Two Days In Cologne
I have free access to a computer in Cologne, so I thought I'd write more specifically about what I'm doing for once.
I took a train from Amsterdam to Cologne and got in late Thursday afternoon. At the station they told me there was a backpacker's hostel right around the corner, and it was. I could see the trains come in from my room on the fourth floor, and the wind carried German announcements form the station floor. The hostel has a sign next to the window that says not to throw things at the restaurateurs below, and they set up a net like the one at a driving range just in case people forget.
After I checked in I found a donor kebab restaurant and ate there. I went back to the bar at the hostel and talked to some people from Japan who spoke a little English and something that no one could mistake for German. You meet strange people in hostel bars.
I met a student from Frankfurt named Adrian, a translator from Paris named Audrey working on her German, a food chemist from Munich named Niclas, and a firefighter from Montreal who spoke five languages and got a six month vacation after a house fell on him. He went to the airport and said, "Give me a ticket. I don't care where it's going. Just give me a ticket somewhere. Do you speak English? I said give me a ticket!" and ended up with a ticket to Frankfurt.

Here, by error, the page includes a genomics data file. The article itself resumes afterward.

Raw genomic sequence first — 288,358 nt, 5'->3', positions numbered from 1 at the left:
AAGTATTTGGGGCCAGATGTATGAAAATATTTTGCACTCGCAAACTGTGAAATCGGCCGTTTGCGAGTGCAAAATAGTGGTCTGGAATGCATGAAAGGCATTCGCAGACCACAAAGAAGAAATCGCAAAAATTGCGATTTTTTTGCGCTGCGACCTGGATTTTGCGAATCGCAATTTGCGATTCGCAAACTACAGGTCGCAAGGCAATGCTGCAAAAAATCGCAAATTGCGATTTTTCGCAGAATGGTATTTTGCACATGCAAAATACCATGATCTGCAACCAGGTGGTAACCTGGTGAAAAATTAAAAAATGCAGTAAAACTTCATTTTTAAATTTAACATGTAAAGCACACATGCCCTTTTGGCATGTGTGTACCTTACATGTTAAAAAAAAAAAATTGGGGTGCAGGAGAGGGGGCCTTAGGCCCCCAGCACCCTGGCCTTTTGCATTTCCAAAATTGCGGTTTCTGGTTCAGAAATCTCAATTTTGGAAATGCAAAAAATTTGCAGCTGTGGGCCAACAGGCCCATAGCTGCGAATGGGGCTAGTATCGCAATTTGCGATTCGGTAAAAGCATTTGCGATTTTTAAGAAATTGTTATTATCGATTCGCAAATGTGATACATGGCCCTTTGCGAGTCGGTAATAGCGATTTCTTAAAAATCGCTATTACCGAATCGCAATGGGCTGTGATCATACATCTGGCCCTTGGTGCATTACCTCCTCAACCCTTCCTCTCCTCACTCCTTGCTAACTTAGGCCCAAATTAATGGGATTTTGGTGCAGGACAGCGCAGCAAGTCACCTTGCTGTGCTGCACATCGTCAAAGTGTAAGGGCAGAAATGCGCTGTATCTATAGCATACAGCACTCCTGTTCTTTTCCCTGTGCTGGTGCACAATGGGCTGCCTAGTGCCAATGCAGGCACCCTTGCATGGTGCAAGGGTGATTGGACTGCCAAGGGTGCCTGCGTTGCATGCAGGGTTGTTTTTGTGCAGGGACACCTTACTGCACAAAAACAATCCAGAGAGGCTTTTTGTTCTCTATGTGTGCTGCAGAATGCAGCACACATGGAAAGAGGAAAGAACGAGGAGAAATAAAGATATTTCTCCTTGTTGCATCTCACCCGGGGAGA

On Friday I did laundry in the sink, secured my bed for another night at the front desk, and got a pastry and coffee from Back Werk down the street plus a sandwich for lunch. I wandered around Cologne, using the spires of the cathedral as a reference point. It's a huge gothic mess of buttressed terror that you see right as you come out of the central station. I walked around the shopping streets and the market squares, then went to the Museum Ludwig of modern art and tried to understand the Picasso paintings and the ones that are just solid colors with a line through them.
The clouds cleared late in the afternoon, so I walked around the parks on the Rhine. On my way back to the hostel I watched a street show by a German jackass named Theo Teabag, who after a ten-minute buildup demonstrated his talent by juggling torches on a unicycle while the German punks behind tried to topple him by popping balloons. I made dinner in the hostel kitchen and ate with a cute Bulgarian couple, Christine and Martine.
Yesterday Adrian of Frankfurt invited everyone to an electro club in downtown Cologne. Niclas wanted to leave at 10, but Adrian said he had to sleep until at least 11 if he wanted to party until 5 am. So tonight I'm going to check out the German techno. You really have to play it by ear when you travel this way.